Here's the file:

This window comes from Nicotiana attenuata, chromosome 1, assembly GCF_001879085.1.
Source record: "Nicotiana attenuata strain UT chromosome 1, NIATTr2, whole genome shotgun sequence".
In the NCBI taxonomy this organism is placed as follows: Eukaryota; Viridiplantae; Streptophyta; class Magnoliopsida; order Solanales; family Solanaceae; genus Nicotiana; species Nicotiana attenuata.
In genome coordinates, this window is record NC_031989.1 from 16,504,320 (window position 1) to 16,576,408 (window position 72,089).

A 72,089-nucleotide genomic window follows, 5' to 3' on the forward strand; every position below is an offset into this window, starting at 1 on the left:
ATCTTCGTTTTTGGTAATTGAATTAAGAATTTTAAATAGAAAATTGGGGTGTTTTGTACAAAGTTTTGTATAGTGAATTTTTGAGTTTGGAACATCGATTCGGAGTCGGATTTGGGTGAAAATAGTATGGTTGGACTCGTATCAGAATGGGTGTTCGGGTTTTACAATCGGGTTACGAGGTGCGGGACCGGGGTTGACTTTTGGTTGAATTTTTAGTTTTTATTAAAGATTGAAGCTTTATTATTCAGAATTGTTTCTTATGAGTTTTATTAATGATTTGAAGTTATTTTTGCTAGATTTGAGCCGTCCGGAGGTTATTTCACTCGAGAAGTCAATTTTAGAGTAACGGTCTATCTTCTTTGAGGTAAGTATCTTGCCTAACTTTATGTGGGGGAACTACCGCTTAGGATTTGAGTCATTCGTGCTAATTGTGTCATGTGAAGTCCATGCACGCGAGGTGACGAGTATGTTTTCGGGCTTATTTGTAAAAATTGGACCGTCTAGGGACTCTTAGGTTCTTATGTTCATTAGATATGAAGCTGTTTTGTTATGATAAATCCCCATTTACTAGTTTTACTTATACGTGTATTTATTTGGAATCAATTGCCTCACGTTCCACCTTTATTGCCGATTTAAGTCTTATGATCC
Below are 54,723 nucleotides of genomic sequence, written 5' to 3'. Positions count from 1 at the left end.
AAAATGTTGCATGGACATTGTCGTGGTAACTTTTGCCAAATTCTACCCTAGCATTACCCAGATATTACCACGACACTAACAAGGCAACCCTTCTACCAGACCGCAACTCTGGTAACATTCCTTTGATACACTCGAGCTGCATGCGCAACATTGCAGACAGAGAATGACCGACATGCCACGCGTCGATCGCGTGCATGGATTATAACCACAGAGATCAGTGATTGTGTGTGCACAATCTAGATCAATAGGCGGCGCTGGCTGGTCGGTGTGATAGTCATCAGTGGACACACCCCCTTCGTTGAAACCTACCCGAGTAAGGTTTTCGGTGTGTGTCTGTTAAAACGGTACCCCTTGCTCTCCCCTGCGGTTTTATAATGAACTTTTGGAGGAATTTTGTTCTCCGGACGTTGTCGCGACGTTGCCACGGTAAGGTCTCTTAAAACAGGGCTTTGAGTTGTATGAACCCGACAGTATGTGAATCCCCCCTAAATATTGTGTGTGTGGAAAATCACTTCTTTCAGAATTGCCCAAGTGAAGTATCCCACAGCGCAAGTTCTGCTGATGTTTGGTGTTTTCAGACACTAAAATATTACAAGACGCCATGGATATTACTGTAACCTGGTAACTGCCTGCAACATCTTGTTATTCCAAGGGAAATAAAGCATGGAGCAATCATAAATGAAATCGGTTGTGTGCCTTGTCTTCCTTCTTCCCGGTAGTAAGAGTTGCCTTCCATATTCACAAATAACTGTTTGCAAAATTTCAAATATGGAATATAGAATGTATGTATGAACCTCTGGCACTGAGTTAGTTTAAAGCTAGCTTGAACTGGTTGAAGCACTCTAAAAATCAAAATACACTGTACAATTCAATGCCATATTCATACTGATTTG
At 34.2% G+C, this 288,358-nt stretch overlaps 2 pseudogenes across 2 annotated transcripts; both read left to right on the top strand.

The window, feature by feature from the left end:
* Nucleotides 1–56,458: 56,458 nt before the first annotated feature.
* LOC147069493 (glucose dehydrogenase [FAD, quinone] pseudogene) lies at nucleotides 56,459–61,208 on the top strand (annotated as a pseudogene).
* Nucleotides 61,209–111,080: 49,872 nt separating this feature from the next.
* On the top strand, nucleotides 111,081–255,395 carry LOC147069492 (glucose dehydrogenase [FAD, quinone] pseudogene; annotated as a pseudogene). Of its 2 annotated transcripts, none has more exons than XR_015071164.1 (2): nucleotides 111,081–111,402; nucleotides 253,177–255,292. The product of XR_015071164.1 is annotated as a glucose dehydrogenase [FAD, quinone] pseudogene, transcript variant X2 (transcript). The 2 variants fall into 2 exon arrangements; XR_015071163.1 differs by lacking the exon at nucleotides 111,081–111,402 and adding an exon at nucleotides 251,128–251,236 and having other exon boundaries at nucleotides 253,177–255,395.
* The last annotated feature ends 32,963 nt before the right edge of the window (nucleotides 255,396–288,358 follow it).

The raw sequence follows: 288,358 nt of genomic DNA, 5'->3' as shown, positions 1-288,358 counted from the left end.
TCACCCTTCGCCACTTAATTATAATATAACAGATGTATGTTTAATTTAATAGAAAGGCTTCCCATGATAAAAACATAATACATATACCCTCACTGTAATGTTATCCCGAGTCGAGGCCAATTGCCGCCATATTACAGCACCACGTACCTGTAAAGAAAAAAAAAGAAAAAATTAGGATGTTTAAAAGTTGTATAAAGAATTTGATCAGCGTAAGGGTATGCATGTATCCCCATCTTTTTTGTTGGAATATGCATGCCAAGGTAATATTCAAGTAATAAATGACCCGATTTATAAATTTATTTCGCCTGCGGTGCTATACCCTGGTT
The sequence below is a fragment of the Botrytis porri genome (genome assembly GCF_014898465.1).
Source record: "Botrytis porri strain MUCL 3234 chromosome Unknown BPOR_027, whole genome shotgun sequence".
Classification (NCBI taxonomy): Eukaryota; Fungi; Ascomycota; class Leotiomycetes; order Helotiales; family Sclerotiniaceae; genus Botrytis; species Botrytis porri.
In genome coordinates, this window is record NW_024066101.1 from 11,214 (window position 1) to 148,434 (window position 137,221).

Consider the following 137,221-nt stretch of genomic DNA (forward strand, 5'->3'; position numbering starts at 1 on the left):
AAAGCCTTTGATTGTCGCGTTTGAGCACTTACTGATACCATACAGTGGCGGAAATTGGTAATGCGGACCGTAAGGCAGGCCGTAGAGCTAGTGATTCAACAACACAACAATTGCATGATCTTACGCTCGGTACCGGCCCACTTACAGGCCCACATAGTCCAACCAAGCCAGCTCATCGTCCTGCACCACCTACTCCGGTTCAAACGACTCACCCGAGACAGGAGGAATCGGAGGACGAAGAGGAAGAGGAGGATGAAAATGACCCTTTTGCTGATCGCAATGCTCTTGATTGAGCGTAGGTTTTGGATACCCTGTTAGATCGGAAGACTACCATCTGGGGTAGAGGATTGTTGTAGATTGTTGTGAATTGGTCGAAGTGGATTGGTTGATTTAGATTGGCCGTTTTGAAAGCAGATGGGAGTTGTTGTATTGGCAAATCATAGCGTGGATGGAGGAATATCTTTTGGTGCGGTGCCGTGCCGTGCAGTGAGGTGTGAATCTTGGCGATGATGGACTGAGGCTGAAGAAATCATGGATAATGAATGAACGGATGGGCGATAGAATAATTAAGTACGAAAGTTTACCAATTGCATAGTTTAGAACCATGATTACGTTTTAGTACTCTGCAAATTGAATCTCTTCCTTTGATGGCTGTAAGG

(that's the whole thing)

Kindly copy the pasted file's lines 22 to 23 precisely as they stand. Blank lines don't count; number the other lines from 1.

Consider the following 137,221-nt stretch of genomic DNA (forward strand, 5'->3'; position numbering starts at 1 on the left):
AAAGCCTTTGATTGTCGCGTTTGAGCACTTACTGATACCATACAGTGGCGGAAATTGGTAATGCGGACCGTAAGGCAGGCCGTAGAGCTAGTGATTCAACAACACAACAATTGCATGATCTTACGCTCGGTACCGGCCCACTTACAGGCCCACATAGTCCAACCAAGCCAGCTCATCGTCCTGCACCACCTACTCCGGTTCAAACGACTCACCCGAGACAGGAGGAATCGGAGGACGAAGAGGAAGAGGAGGATGAAAATGACCCTTTTGCTGATCGCAATGCTCTTGATTGAGCGTAGGTTTTGGATACCCTGTTAGATCGGAAGACTACCATCTGGGGTAGAGGATTGTTGTAGATTGTTGTGAATTGGTCGAAGTGGATTGGTTGATTTAGATTGGCCGTTTTGAAAGCAGATGGGAGTTGTTGTATTGGCAAATCATAGCGTGGATGGAGGAATATCTTTTGGTGCGGTGCCGTGCCGTGCAGTGAGGTGTGAATCTTGGCGATGATGGACTGAGGCTGAAGAAATCATGGATAATGAATGAACGGATGGGCGATAGAATAATTAAGTACGAAAGTTTACCAATTGCATAGTTTAGAACCATGATTACGTTTTAGTACTCTGCAAATTGAATCTCTTCCTTTGATGGCTGTAAGG